Mass movements of people across the world are likely to be one of the most dramatic effects of climate change in the coming century, a study suggests.
The report, from the aid agency Tearfund, raises the spectre of hundreds of millions of environmental refugees and says the main reason will be the effects of climate - from droughts and water shortages, from flooding and storm surges and from sea-level rise.
The study, "Feeling the Heat", says there are already an estimated 25 million environmental refugees, and this figure is likely to soar as rain patterns continue to change, floods and storms become more frequent and rising tides start to inundate low-lying countries such as Bangladesh or some of the Pacific islands.
Tearfund says that without urgent action, world governments will lose the fight to tackle the world water crisis and the growing threat of climate-change refugees in catastrophic numbers.
The report calls for governments at the UN Climate Change conference, beginning in Nairobi in a fortnight, to move towards a global framework for cutting climate-changing greenhouse gases such as carbon dioxide that goes beyond the existing climate treaty, the Kyoto protocol, and to commit billions more to help poor countries adapt to the coming changes.
"There will be millions more thirsty, hungry and ill poor people living in high-risk areas of the world by the end of the century," the report says. "It makes sense politically, economically and morally, for governments to act with urgency now."
Andy Atkins, advocacy director of Tearfund, said one of the most devastating impacts of climate change was on water supply. "In some parts of the world, floods, storms and poor rainfall are beginning to have catastrophic effects, threatening the lives and livelihoods of millions of people," he said.
This process will be steadily exacerbated, the report says, by the differing yet equally serious changes predicted to be part of a warming world. While some parts of the globe may experience much less rainfall and thus drought, others regions will have much more intense rain likely to bring about flooding. Sea-level rise , which a recent report suggested could be up to 50cm by 2050, would at that rate breach 100,000 kms (62,000 miles) of coastline around the world.
The report says: "As floods, drought and storms increase climate change will have a potentially catastrophic impact on water supply, threatening the lives and livelihoods of millions of people. Poor people - like the 80 per cent of Malawi's population who farm small plots - are reliant on rain for their harvests, and are least able to adapt to climate change. By exacerbating existing water stresses, climate change impacts many other areas of human development such as health and even industry."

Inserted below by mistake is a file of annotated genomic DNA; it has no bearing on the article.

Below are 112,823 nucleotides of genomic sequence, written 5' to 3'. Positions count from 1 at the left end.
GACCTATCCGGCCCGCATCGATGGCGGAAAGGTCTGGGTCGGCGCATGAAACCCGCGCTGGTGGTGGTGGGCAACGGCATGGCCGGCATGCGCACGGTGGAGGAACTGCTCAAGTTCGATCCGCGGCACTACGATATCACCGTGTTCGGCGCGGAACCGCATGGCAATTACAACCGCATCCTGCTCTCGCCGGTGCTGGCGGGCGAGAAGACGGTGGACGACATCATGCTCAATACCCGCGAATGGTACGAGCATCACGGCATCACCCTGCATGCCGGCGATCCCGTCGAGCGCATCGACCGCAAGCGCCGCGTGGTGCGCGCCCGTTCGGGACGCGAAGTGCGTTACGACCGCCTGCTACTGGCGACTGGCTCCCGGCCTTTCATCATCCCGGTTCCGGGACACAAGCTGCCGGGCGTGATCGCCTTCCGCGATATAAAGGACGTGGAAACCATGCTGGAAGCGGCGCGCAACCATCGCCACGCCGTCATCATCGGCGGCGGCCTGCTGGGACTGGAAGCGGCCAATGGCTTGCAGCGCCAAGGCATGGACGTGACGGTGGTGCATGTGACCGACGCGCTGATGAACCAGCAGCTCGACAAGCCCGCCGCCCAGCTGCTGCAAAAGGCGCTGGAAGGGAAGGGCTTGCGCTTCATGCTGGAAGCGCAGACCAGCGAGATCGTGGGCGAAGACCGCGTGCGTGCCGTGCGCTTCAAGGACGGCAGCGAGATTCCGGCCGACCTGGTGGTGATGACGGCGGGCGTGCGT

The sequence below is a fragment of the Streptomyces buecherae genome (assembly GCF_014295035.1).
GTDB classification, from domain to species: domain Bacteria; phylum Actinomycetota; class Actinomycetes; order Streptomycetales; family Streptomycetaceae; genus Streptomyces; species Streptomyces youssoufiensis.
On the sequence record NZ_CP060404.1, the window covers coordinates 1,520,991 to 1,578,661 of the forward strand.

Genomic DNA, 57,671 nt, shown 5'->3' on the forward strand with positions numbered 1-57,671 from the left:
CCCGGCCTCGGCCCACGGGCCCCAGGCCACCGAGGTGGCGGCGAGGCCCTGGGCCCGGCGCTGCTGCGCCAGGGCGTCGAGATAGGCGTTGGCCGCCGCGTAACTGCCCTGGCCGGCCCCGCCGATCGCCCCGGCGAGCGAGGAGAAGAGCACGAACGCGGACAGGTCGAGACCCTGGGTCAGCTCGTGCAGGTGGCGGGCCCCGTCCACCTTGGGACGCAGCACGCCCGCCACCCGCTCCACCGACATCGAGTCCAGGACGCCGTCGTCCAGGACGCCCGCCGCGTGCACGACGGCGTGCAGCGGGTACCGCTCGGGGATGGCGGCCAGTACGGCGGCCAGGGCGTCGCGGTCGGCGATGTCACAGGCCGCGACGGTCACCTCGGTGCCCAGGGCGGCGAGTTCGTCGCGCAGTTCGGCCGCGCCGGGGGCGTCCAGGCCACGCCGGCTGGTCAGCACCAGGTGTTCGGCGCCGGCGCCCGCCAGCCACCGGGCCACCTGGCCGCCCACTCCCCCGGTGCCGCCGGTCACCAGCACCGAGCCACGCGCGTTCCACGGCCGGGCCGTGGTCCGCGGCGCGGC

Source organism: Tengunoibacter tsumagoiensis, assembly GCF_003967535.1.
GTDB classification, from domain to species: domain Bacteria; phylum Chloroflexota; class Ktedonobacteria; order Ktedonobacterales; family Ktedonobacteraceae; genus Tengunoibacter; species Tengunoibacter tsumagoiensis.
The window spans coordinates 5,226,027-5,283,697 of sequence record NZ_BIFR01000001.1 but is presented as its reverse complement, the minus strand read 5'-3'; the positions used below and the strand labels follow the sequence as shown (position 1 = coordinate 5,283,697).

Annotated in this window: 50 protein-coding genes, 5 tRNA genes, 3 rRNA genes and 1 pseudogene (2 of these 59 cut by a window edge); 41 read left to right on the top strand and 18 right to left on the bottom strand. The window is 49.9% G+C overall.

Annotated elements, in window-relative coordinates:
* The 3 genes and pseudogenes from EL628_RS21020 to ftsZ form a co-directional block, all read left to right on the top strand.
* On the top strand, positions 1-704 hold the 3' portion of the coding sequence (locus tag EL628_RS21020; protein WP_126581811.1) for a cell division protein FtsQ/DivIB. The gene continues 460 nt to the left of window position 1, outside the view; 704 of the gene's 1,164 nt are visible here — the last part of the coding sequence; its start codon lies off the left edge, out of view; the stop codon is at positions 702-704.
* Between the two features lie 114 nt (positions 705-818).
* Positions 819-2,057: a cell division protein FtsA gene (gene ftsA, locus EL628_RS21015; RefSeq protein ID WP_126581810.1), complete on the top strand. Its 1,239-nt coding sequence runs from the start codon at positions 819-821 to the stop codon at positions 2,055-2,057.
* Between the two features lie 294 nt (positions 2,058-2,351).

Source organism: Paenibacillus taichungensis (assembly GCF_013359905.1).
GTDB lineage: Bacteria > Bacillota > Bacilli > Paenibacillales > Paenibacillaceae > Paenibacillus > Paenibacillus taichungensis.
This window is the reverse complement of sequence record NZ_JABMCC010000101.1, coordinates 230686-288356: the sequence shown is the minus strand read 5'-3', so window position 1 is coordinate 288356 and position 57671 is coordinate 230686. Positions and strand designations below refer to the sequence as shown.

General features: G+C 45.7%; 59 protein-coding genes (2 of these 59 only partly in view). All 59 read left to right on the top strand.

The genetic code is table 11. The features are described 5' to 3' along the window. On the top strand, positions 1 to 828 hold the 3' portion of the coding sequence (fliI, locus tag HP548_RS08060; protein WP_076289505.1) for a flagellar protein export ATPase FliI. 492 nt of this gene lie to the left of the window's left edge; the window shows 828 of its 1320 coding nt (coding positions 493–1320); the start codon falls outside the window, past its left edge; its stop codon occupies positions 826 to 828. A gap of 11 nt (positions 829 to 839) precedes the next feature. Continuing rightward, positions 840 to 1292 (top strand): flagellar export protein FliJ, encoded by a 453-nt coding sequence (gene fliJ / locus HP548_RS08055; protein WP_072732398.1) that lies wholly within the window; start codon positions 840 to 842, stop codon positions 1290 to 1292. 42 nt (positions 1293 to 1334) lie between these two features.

It goes on: "Already, there are an estimated 25 million environmental refugees - more than half the number of political refugees. Experts such as the ecologist Norman Myers suggest this figure could soar to 200 million in less than 50 years. Unseen and uncounted, millions are already on the move in search of greater water security. In some countries, the exodus began years ago."
In the report's foreword, Sir John Houghton, former chairman of the Scientific Assessment Working Group of the Intergovernmental Panel on Climate Change, says politicians' strong words on climate change must now be matched by sufficient investment and strong action to cut global emissions, and help for the poorest nations adapt to climate change on their doorstep. A key to this will be helping poorer nations manage existing water supplies more efficiently.
"If your house is on fire, do you urgently try to save it, or throw your hands up in despair and walk away?" Sir John saysd. "Well, the house is on fire and it requires much more determined efforts to bring it under control and put it out. The UN climate change conference in Nairobi is an opportunity for failings to be addressed. Time is running out on us and world governments need to act much more responsibly, effectively and quickly."
The devastating impact
The report cites examples of where water problems are already causing a mass exodus or movement of people. They include:
* Poor crop yields are forcing more and more Mexicans to risk death by illegally fleeing to the US.
* One in five Brazilians born in the arid north-east of the country are moving to avoid drought.
* The spread of the Gobi desert, at a rate of 4,000 square miles a year, is forcing the populations of three provinces in China to abandon their homes.
* In Nigeria, 1,350 sq miles of land is turning to desert each year. Farmers and herdsmen are being forced to move to the cities.
* The population of Tuvalu, a group of eight Pacific islands north-east of Australia, is already being evacuated; nearly 3,000 Tuvalans have left so far.